The first shipment of the coronavirus vaccine arrived in Anchorage overnight on Sunday (12-13-20). State officials say it’s a turning point in the fight against the pandemic.
The state’s top medical team took questions from the media during a teleconference on Monday (12-14-20).
Note: Dr. Elliot Bruhl will appear this Friday on Raven Radio’s Morning Interview at 8:15 a.m. to discuss vaccine distribution in Sitka and other communities served by the Southeast Alaska Regional Health Consortium.
The state Department of Health and Social Services has made its medical staff available every week to answer reporter questions, from the very beginning of the pandemic — but this Zoom meeting felt different. Although Alaska’s infection rate from coronavirus continues to climb — along with the number of deaths — there was finally something else to be positive about.
Dr. Anne Zink, the state’s chief medical officer, was clearly happy about the arrival of the vaccine.
“Honestly, it’s been an emotional day for me,” she said. “Someone described it as ‘V-Day’ — not in ‘Victory Day,’ but in ‘Vaccine Day.’ This is a big turning moment for Alaska, for our country, and for our world as a whole. I worked my last clinical shift in the emergency department last night, prior to my allocation for getting vaccine, and seeing the stress and the fear in my colleagues, seeing long-term care residents getting sick, and thinking about being at this cusp of being able to protect some of the most vulnerable with this vaccine is incredibly exciting. And being able to move some of those resources to other groups to be able to increase testing capacity. Being able to put time and effort into other areas. It’s a downstream effect, and I’m incredibly excited to be at this moment.”
Zink anticipated that the first doses would be administered at Providence Hospital and the Alaska Native Medical Center, both to frontline healthcare workers and to vulnerable populations. Alaska should have 35,000 doses on hand in Anchorage by Wednesday, but Public Health Nurse Tessa Walker Linderman did not want to share details about the distribution timeline to the rest of the state — for security reasons.
“Our number-one priority is getting vaccine out and across the state,” Linderman said. “We aren’t saying how many doses are going where, and into some of these specifics, for hospital considerations, they’re wanting to keep the integrity of their systems in place. So we’re not putting out specific information right now.”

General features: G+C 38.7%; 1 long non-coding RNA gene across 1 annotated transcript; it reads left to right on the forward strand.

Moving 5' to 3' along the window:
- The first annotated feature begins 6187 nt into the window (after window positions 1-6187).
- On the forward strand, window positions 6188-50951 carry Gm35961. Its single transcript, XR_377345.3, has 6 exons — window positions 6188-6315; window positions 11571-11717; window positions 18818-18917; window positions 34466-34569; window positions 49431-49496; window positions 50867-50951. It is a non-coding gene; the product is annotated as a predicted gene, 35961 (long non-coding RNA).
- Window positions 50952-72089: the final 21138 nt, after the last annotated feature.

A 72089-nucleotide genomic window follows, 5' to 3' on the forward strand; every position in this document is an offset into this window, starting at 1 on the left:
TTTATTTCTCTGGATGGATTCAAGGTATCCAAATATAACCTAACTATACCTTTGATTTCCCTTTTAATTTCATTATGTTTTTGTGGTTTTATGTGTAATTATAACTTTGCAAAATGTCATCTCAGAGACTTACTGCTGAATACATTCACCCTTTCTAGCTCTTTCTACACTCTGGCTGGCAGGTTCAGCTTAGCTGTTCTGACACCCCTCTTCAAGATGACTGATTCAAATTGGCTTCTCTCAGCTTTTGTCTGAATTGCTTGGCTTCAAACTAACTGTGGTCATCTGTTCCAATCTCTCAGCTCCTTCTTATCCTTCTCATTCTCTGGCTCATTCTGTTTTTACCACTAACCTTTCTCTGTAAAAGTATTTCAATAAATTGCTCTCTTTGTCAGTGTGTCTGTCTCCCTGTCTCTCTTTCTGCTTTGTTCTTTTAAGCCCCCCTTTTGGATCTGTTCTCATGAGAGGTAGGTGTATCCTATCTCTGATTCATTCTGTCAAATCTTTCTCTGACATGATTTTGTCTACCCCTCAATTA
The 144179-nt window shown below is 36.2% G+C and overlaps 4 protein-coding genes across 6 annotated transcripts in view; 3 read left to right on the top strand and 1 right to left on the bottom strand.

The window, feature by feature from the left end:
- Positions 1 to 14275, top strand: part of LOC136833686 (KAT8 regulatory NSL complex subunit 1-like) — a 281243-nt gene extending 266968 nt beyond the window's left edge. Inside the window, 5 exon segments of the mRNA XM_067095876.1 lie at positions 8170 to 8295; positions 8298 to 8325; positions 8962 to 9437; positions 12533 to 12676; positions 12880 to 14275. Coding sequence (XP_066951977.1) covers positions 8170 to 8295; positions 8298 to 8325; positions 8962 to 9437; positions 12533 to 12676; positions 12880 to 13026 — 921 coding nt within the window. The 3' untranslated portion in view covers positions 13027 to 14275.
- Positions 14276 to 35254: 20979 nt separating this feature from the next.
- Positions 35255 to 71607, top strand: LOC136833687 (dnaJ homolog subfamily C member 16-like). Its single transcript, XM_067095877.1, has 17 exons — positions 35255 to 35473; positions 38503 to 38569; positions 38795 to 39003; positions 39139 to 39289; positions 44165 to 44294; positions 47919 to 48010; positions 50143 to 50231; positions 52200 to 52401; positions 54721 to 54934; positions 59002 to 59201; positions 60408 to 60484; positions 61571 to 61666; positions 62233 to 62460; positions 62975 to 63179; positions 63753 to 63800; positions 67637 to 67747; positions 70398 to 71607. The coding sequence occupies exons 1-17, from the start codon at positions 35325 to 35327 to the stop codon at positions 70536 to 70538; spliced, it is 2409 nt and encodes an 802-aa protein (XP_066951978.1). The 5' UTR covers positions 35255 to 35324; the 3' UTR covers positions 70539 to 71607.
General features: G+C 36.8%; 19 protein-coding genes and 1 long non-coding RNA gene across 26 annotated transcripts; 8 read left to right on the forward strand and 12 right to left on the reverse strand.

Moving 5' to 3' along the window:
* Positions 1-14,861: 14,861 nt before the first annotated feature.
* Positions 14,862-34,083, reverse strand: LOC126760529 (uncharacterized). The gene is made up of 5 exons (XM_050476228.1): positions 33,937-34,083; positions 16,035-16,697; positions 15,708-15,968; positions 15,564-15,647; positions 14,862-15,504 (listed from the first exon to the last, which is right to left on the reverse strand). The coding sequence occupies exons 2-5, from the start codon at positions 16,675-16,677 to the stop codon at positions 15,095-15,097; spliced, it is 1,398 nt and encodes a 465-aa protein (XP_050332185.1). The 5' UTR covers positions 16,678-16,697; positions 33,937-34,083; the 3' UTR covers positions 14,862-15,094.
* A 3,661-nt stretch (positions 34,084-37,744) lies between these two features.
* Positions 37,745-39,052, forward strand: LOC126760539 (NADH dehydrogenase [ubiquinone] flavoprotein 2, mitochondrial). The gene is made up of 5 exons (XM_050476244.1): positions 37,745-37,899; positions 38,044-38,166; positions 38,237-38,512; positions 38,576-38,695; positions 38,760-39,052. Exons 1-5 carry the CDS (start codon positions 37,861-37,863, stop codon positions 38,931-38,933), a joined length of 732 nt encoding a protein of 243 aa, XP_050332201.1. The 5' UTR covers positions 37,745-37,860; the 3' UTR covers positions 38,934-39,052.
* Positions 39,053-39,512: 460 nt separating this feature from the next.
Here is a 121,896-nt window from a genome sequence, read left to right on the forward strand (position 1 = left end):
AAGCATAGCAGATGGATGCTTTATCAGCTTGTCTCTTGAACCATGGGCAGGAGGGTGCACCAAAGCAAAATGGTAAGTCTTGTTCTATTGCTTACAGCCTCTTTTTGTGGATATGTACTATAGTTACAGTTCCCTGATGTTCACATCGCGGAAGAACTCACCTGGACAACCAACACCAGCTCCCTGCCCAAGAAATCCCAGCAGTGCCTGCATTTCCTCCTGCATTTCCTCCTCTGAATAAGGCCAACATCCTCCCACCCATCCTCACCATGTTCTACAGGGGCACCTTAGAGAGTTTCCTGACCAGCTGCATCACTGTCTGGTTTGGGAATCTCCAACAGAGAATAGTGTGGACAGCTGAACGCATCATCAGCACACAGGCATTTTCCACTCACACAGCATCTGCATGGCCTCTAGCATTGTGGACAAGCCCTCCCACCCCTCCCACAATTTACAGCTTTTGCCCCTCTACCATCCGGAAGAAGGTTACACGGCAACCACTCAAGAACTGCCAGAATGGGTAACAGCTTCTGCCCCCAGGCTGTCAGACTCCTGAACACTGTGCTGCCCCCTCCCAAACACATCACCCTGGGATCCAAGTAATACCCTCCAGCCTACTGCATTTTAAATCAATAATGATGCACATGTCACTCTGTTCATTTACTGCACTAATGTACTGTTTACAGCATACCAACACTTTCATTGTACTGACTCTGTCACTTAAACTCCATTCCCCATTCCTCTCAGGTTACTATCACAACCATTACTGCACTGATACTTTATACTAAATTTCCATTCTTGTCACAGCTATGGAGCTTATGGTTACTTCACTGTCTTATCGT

Note: Since the broadcast of this story on December 15, vaccine has arrived in Sitka and other Southeast communities. The first doses were administered in Sitka on December 15.
Linderman did say that the state has a vaccine distribution plan — it’s used every year for the distribution of the influenza vaccine — and it was unique to Alaska, since many communities don’t receive direct shipment, and took into consideration travel by small planes, weather delays, and public health nurses, who often have the responsibility for personally carrying vaccine into a village.
Alaska received the Pfizer vaccine in this initial round. Like the other US vaccine, made by Moderna, it requires two doses a few weeks apart to be fully effective. Although both vaccines have been granted emergency authorization by the Food & Drug Administration*, the amount of information surrounding their development and clinical trials has been reassuring. Dr. Zink said that surveys within the Alaska health care community indicate that providers are on board.
*Note: As of press time, the Moderna vaccine had received the endorsement of the FDA staff. Emergency authorization is pending any time.
“You know a month ago we didn’t have a lot of data,” Zink said. “So there was a lot of vaccine hesitancy for understandable reasons. They wanted to see what the data looked like. There’s been a tremendous amount of information that’s come out in the last two weeks. And so many health care providers who I think were initially hesitant are starting to say, ‘Nope, this is 100-percent where I’m at.’”
Zink said that watching the data and safety profiles had been impressive — and a great relief. “One of my biggest fears,” she said, “was being at this point, and having mixed data on the efficacy of the vaccine.”